How to really improve your language skills with movies in another language
Everyone keeps on talking about how great it is to watch movies or TV-shows in another language (preferably but not limited to their original language…). And it’s true – to some extent: Not only do the original actors transport certain messages with their voice which might have been altered (or completely eradicated) by dubbing but there are always some jokes that just get lost – somewhere on the long, rocky road of translation (believe me, I’ve been there).
However, watching a show or a movie in another language is not a piece of cake and although friends or random strangers on the internet will keep on jabbering about how well they understand every single word – believe me – all lies! Pause at any given moment and ask them about a joke or a sentence, I bet 5 Dollars – they don’t know!
People often tell me how frustrating and discouraging it is to start a movie in English (for example), especially as a beginner. Different accents, sound quality and overly complicated vocabulary sometimes make it virtually impossible to follow the plot, let alone enjoy the show.
So, without further ado, here are my 5 mistakes people make when they are watching movies and TV-shows in another language. Adopt my strategies and make the most of your language learning experience.
No subtitles and/or subtitles in the wrong language
Remember: Subtitles are not a sign of weakness but your friend. Turn them on and increase your language learning immediately by combining both audio and visual stimuli. However, you should try out the subtitles first: Sometimes, the subtitles do not match the spoken words to a 100%. If they differ too much it’s better to turn them off OR to use the subtitles in your own language.
By the way, there are two approaches to subtitles: a) titles in your own language and b) those in the foreign langue you are learning:
It depends on how fluent you are in a language. My rule of thumbs: Beginners watch with subtitles in their own language, more proficient learners use the subtitles in the target language (provided they are correct).
Throwing in the sponge too fast
Don’t get too frustrated too fast. Give yourself some time to adjust to the foreign language, to the dialects or accents, to the setting of the movie etc. Some people need more, some people less time to get into the language “mood”. Here are some tips to make it easier for you and to warm up a bit:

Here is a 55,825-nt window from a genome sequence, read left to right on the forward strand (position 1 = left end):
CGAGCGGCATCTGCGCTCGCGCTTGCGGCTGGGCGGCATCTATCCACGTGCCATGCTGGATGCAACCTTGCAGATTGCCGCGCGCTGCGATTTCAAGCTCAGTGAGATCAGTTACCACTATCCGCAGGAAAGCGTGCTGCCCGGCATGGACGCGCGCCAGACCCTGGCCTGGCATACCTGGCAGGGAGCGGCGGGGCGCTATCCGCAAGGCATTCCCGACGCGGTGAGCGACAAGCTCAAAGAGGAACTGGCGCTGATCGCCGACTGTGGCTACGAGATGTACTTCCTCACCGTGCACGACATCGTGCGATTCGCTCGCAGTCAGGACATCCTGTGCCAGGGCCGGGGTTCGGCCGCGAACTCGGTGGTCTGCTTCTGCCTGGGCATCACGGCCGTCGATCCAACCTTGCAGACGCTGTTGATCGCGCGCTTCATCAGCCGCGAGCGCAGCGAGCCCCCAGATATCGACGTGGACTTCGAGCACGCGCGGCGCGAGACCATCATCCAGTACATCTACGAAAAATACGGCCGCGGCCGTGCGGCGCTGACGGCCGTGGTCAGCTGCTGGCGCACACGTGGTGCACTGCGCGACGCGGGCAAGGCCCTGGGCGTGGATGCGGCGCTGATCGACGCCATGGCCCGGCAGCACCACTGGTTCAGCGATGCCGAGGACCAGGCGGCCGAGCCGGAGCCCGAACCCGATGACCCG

You don’t know the movie
Do not (and I mean it) watch a movie that you have never watched before. Believe me, it makes understanding a movie a lot easier if you know the premise, the characters and the entire setting.
My tip: Watch the movie or the episode of the show you would like to watch in your own language (if a dub is available of course) first. Preferably only a short time before attempting to watch the same movie/episode in the language you are learning.
The reason is: If you know (more or less) what the characters are saying, keeping up with the foreign language becomes much easier. And you are able to link certain colloquial expressions. Words, phrases and expression stick easier that way.
The movie is a bore
Make sure you pick a movie or a TV-show that appeals to you and your interests. Nothing makes watching a movie for learning purposes duller than the movie being uninteresting or unbearable to watch.
This kind of relates to point 3. Watch the movie beforehand to determine whether it’s worth the 90 minutes.
In this context I always advise to begin with your favourite movies, because – well, hello, you know them, you love them – the chance is pretty high that watching your all time favourite in a foreign language will still be quite a joyful experience.
You’re boiling the ocean
If you are at the beginning of your language learning-voyage, maybe you are not ready yet to watch a (real) movie in the language you are learning.
A certain level of language knowledge is a must to really enjoy a movie or a TV-show. Otherwise it’s just a struggle and a total waste of time.
If watching movies turns out to be too difficult (for the time being) – well, there are plenty of shows on YouTube you can watch which are suitable for beginner stages. Just browse through the playlists – and, surprisingly, some of these learning videos are really well made and quite entertaining. Have fun!